|How do covered bonds work?||Covered bonds generate interest (coupon) payments that are fixed by amount and schedule. At the end of maturity the investor receives 100% of his money back. The invested capital is secured by collateral. Given the high degree of safety, the interest rate is moderate.|
|How do bank debentures work?||The investor buys the bank debenture at its issue price. In return, the investor receives periodical interest payments (coupons) and the redemption at the end of maturity. The coupon can be fixed or variable. At the end of maturity the bank debenture is redeemed in full, i.e. paid back, or in the case of a redemption plan, paid back in instalments.|
|How do subordinate bonds work?||Subordinate bonds offer the investor periodical interest payments (coupons) and full redemption at the end of maturity. The interest rate tends to be one to two percentage points above that of non-subordinated bonds, which reflects the higher theoretical risk of subordinate bonds. In reality, subordinate bonds have proven very safe. The claims of holders of subordinate bonds are superior to those of shareholders, because their bond coupons have to be honoured before any share dividends can be distributed by the company.|
|How does a structured bond work?||Maturity, repayment and interest rate (coupons) of a structured bond are defined by the individual terms of issue. The flexibility of the structure makes it possible for the bond to take advantage of current opportunities on the bond market and offer attractive yields.|
|How does a credit-linked note work?||When the reference debtor meets its payment obligations as scheduled, the bondholder receives an attractive return as well as 100 percent of the invested nominal value. However, if there is a credit event (insolvency, default on payment or debt restructuring), the credit-linked note is prematurely repaid and instead of the nominal amount either a bond issued by the underlying debtor is delivered or the current value of a reference bond is determined and paid out. The price of the reference bond will usually be quoted far below 100 percent due to the credit event. This renders tradability of the underlying liabilities difficult and weigh further on the price.|
|How do s Wohnbaubank fixed-rate bonds work?||s Wohnbaubank fixed-rate bonds pay their interest usually once a year. The amount of interest paid is fixed and thus independent of development of the interest rates in the capital markets. The bonds are redeemed at maturity. Interest income from residential convertible bonds of up to 4% is exempt from capital withholding tax.|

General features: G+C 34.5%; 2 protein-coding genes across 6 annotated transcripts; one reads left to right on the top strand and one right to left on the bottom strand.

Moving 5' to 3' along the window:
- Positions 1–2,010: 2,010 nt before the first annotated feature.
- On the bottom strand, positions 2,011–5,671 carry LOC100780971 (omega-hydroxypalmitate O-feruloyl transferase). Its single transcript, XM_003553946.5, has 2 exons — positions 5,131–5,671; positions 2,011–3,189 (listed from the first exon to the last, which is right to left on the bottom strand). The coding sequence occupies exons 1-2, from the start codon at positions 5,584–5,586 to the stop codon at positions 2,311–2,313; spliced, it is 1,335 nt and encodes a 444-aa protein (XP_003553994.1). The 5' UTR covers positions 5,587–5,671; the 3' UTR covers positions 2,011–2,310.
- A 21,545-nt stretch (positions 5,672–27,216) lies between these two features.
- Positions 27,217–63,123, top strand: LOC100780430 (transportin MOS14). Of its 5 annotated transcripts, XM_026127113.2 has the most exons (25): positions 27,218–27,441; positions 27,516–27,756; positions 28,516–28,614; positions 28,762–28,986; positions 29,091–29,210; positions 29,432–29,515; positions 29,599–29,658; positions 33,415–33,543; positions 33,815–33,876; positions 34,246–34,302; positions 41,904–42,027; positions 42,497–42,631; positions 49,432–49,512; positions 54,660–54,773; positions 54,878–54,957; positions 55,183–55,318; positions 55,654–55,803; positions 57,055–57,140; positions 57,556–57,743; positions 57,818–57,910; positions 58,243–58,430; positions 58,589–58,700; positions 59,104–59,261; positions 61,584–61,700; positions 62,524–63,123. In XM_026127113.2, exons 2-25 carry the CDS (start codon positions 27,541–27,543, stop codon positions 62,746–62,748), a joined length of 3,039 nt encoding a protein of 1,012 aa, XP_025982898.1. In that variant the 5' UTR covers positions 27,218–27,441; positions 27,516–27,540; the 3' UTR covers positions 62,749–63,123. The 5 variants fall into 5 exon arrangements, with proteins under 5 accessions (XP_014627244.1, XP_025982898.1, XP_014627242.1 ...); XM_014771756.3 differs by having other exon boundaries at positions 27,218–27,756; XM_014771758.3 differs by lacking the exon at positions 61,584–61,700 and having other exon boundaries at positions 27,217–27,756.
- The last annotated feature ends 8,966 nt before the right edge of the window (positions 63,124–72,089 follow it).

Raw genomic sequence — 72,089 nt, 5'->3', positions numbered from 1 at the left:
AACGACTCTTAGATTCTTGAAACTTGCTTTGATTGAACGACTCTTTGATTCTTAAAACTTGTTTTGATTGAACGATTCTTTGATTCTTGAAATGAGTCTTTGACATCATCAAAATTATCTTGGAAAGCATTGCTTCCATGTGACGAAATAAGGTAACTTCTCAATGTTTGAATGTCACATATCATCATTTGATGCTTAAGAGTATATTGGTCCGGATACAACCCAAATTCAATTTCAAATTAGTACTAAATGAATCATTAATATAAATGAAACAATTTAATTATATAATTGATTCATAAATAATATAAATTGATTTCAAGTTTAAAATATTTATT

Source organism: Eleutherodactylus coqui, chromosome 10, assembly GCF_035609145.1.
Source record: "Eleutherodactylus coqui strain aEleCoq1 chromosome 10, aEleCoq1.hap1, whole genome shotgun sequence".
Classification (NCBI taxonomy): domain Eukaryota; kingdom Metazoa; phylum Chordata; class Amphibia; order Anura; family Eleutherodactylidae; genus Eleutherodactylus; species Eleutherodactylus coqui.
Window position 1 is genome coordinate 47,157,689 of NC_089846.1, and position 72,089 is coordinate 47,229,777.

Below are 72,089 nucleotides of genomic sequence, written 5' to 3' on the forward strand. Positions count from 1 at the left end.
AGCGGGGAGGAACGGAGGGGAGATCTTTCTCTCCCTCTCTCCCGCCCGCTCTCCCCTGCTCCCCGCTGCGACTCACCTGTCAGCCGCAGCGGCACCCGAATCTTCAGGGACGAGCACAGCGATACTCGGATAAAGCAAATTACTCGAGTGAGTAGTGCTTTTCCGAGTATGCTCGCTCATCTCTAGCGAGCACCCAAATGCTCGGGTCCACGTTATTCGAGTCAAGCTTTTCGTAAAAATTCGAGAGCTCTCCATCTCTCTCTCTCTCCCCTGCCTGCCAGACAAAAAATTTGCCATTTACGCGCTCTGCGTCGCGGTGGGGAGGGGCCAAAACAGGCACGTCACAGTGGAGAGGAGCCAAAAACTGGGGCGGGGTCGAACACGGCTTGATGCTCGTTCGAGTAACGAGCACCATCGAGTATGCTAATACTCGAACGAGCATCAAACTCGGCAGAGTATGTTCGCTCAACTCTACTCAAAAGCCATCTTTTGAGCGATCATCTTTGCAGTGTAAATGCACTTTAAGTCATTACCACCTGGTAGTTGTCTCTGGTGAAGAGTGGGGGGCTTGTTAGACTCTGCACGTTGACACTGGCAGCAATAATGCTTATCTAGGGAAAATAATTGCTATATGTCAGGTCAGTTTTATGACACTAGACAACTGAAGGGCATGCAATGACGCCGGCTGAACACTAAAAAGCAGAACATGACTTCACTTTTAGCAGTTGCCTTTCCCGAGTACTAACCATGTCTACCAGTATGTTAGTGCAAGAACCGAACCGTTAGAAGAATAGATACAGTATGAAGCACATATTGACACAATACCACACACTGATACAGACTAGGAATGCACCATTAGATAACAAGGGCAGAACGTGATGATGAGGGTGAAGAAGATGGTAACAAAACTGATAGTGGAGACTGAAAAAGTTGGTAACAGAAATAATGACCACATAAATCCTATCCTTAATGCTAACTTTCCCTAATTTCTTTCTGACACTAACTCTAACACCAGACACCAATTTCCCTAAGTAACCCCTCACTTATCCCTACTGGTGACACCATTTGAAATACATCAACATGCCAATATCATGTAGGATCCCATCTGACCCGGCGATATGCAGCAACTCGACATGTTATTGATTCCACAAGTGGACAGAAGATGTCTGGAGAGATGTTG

|How do s Wohnbaubank floating-rate bonds work?||Floating-rate s residential bonds pay their interest usually once a year. The amount of interest paid is based on the development of the interest rates in the capital markets. Most residential bonds use the euro swap rate as referential rate. Interest income from residential convertible bonds of up to 4% is exempt from capital withholding tax.|
|How do s Wohnbaubank structured bonds work?||Maturity and investment payments (coupons) of s Wohnbaubank structured bonds are determined by a set of regulations. The holder of a target coupon bond receives fixed interest coupons in an initial fixed-rate period and subsequently moves on to floating rates. If the total amount of interest payments adds up to the target coupon, the bond is redeemed prematurely. The differential payment to the target coupon is made at the end of maturity at the latest, which is also when the bond is redeemed in full. An annual interest income of up to 4% from s Wohnbaubank structured bonds is exempt from capital withholding tax.|
|How do Austrian corporate bonds work?||Austrian corporate bonds are issued as fixed- or floating-rate securities. The dividend (coupon) is usually paid once a year, and at the end of maturity the bond is redeemed in full. The maturities are usually within a range of three to thirty years. If the bond has already been issued in the past, the investor may buy the security at its market price which is set by supply and demand. One criterion of evaluation for a bond is the rating it gets from independent rating agencies. The lower the rating, the riskier the investment – and the higher the interest rate.|
|How do CEE corporate bonds work?||New CEE corporate bonds are issued for subscription as fixed- or floating-rate securities. The dividend (coupon) is usually paid once a year, and at the end of maturity the bond is redeemed in full. As investor you know exactly what interest payments to expect. Maturities are mostly medium- to long-term.|
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